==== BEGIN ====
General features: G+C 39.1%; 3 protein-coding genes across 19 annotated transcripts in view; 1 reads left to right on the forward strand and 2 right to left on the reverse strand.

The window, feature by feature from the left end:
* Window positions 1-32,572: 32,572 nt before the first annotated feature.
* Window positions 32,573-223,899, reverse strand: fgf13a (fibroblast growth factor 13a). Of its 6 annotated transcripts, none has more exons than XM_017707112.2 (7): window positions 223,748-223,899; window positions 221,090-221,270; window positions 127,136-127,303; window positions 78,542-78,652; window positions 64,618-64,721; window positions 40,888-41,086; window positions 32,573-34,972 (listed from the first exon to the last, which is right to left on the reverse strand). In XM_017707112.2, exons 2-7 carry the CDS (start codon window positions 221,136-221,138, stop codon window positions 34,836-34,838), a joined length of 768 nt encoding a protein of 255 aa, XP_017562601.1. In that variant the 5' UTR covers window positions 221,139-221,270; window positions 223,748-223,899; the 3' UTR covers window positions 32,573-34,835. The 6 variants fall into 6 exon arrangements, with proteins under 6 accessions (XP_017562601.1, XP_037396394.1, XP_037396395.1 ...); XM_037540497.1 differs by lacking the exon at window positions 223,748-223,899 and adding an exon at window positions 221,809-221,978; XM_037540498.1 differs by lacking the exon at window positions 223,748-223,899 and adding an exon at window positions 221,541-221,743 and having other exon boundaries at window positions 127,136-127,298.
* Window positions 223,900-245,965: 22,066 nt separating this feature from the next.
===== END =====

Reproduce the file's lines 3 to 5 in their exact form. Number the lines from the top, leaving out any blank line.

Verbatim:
* Window positions 1-32,572: 32,572 nt before the first annotated feature.
* Window positions 32,573-223,899, reverse strand: fgf13a (fibroblast growth factor 13a). Of its 6 annotated transcripts, none has more exons than XM_017707112.2 (7): window positions 223,748-223,899; window positions 221,090-221,270; window positions 127,136-127,303; window positions 78,542-78,652; window positions 64,618-64,721; window positions 40,888-41,086; window positions 32,573-34,972 (listed from the first exon to the last, which is right to left on the reverse strand). In XM_017707112.2, exons 2-7 carry the CDS (start codon window positions 221,136-221,138, stop codon window positions 34,836-34,838), a joined length of 768 nt encoding a protein of 255 aa, XP_017562601.1. In that variant the 5' UTR covers window positions 221,139-221,270; window positions 223,748-223,899; the 3' UTR covers window positions 32,573-34,835. The 6 variants fall into 6 exon arrangements, with proteins under 6 accessions (XP_017562601.1, XP_037396394.1, XP_037396395.1 ...); XM_037540497.1 differs by lacking the exon at window positions 223,748-223,899 and adding an exon at window positions 221,809-221,978; XM_037540498.1 differs by lacking the exon at window positions 223,748-223,899 and adding an exon at window positions 221,541-221,743 and having other exon boundaries at window positions 127,136-127,298.
* Window positions 223,900-245,965: 22,066 nt separating this feature from the next.